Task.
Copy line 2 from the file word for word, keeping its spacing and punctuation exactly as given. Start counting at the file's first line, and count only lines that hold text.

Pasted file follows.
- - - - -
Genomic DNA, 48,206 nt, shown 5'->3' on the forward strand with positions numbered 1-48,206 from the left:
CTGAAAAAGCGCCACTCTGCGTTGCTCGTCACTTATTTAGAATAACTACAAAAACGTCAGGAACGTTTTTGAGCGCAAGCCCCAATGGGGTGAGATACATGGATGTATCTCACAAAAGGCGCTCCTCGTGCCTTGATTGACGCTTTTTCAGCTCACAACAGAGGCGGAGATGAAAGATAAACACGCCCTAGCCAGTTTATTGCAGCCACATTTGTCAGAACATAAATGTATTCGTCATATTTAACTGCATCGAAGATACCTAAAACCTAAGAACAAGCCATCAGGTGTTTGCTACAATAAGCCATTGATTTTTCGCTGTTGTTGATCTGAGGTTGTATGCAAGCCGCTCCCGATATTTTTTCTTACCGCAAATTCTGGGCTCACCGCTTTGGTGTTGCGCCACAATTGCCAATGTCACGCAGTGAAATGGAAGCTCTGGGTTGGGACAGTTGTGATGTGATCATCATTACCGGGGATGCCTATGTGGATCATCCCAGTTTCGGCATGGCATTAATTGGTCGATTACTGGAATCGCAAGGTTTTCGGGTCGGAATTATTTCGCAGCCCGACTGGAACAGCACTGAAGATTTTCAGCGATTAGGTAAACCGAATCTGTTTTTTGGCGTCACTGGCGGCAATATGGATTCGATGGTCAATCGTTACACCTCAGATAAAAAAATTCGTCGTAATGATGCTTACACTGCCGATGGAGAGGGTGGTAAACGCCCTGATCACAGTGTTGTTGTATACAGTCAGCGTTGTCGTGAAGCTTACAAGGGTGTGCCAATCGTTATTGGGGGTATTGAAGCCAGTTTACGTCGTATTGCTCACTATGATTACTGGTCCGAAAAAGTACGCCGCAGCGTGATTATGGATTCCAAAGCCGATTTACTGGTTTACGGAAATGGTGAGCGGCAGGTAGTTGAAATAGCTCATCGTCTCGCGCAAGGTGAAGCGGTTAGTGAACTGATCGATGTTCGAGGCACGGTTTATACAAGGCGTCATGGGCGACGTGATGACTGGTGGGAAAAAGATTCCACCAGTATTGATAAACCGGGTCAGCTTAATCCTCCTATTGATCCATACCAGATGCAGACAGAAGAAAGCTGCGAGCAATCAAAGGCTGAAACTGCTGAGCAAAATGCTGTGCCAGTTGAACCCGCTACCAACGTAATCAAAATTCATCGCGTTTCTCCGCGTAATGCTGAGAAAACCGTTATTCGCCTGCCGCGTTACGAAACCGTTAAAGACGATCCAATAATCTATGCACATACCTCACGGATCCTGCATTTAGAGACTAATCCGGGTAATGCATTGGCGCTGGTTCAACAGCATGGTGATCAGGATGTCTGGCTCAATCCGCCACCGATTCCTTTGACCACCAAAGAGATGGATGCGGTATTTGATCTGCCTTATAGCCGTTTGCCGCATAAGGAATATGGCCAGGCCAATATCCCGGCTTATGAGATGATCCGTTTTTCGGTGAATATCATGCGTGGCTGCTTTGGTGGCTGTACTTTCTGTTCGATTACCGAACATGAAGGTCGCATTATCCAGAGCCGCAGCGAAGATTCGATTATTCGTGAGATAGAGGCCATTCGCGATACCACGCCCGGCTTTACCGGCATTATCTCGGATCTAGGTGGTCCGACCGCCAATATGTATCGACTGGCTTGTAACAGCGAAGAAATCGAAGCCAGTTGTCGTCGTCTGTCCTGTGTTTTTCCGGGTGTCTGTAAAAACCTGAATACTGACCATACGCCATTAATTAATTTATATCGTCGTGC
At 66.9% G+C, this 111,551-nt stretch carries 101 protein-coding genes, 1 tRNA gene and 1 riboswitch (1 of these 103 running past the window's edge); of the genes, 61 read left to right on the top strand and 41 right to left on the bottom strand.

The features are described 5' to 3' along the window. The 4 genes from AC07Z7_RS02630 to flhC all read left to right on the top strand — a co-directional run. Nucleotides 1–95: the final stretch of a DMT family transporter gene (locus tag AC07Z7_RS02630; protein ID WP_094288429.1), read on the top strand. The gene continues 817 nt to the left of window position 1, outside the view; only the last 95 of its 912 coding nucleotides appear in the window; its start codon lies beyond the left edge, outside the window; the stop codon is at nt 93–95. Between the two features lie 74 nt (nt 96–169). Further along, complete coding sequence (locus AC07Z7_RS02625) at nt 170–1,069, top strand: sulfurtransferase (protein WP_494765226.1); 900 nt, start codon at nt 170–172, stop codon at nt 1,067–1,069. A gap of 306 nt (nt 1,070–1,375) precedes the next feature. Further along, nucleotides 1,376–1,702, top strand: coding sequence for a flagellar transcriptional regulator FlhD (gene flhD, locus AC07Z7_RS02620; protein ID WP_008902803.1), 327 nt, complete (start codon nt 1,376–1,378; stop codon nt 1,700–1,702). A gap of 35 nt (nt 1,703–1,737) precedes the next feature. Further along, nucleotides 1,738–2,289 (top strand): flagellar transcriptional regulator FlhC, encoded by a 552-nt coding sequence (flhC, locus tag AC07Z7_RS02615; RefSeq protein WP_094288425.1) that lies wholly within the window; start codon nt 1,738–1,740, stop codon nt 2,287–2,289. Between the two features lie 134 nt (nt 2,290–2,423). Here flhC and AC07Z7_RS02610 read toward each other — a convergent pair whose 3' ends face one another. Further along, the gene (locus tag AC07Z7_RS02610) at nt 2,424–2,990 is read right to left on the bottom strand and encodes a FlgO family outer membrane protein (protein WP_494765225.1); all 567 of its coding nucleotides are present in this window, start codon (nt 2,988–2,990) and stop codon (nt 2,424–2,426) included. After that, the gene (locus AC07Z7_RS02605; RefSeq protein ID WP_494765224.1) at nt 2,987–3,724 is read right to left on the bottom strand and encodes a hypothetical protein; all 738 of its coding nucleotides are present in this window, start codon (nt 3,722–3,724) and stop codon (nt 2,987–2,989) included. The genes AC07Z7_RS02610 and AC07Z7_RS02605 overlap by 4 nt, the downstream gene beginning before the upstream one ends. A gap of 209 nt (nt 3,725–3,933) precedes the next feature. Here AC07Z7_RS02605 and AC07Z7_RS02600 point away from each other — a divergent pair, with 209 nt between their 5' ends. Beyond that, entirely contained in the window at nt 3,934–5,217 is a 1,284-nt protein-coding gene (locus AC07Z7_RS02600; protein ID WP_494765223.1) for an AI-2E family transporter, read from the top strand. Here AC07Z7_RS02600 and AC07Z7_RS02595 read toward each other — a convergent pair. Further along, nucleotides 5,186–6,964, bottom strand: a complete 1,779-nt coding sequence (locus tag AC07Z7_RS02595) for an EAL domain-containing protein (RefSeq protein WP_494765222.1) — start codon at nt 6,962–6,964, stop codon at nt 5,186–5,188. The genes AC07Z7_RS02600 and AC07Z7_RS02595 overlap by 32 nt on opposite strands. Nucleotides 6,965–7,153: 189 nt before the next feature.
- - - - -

CTGAAAAAGCGCCACTCTGCGTTGCTCGTCACTTATTTAGAATAACTACAAAAACGTCAGGAACGTTTTTGAGCGCAAGCCCCAATGGGGTGAGATACATGGATGTATCTCACAAAAGGCGCTCCTCGTGCCTTGATTGACGCTTTTTCAGCTCACAACAGAGGCGGAGATGAAAGATAAACACGCCCTAGCCAGTTTATTGCAGCCACATTTGTCAGAACATAAATGTATTCGTCATATTTAACTGCATCGAAGATACCTAAAACCTAAGAACAAGCCATCAGGTGTTTGCTACAATAAGCCATTGATTTTTCGCTGTTGTTGATCTGAGGTTGTATGCAAGCCGCTCCCGATATTTTTTCTTACCGCAAATTCTGGGCTCACCGCTTTGGTGTTGCGCCACAATTGCCAATGTCACGCAGTGAAATGGAAGCTCTGGGTTGGGACAGTTGTGATGTGATCATCATTACCGGGGATGCCTATGTGGATCATCCCAGTTTCGGCATGGCATTAATTGGTCGATTACTGGAATCGCAAGGTTTTCGGGTCGGAATTATTTCGCAGCCCGACTGGAACAGCACTGAAGATTTTCAGCGATTAGGTAAACCGAATCTGTTTTTTGGCGTCACTGGCGGCAATATGGATTCGATGGTCAATCGTTACACCTCAGATAAAAAAATTCGTCGTAATGATGCTTACACTGCCGATGGAGAGGGTGGTAAACGCCCTGATCACAGTGTTGTTGTATACAGTCAGCGTTGTCGTGAAGCTTACAAGGGTGTGCCAATCGTTATTGGGGGTATTGAAGCCAGTTTACGTCGTATTGCTCACTATGATTACTGGTCCGAAAAAGTACGCCGCAGCGTGATTATGGATTCCAAAGCCGATTTACTGGTTTACGGAAATGGTGAGCGGCAGGTAGTTGAAATAGCTCATCGTCTCGCGCAAGGTGAAGCGGTTAGTGAACTGATCGATGTTCGAGGCACGGTTTATACAAGGCGTCATGGGCGACGTGATGACTGGTGGGAAAAAGATTCCACCAGTATTGATAAACCGGGTCAGCTTAATCCTCCTATTGATCCATACCAGATGCAGACAGAAGAAAGCTGCGAGCAATCAAAGGCTGAAACTGCTGAGCAAAATGCTGTGCCAGTTGAACCCGCTACCAACGTAATCAAAATTCATCGCGTTTCTCCGCGTAATGCTGAGAAAACCGTTATTCGCCTGCCGCGTTACGAAACCGTTAAAGACGATCCAATAATCTATGCACATACCTCACGGATCCTGCATTTAGAGACTAATCCGGGTAATGCATTGGCGCTGGTTCAACAGCATGGTGATCAGGATGTCTGGCTCAATCCGCCACCGATTCCTTTGACCACCAAAGAGATGGATGCGGTATTTGATCTGCCTTATAGCCGTTTGCCGCATAAGGAATATGGCCAGGCCAATATCCCGGCTTATGAGATGATCCGTTTTTCGGTGAATATCATGCGTGGCTGCTTTGGTGGCTGTACTTTCTGTTCGATTACCGAACATGAAGGTCGCATTATCCAGAGCCGCAGCGAAGATTCGATTATTCGTGAGATAGAGGCCATTCGCGATACCACGCCCGGCTTTACCGGCATTATCTCGGATCTAGGTGGTCCGACCGCCAATATGTATCGACTGGCTTGTAACAGCGAAGAAATCGAAGCCAGTTGTCGTCGTCTGTCCTGTGTTTTTCCGGGTGTCTGTAAAAACCTGAATACTGACCATACGCCATTAATTAATTTATATCGTCGTGC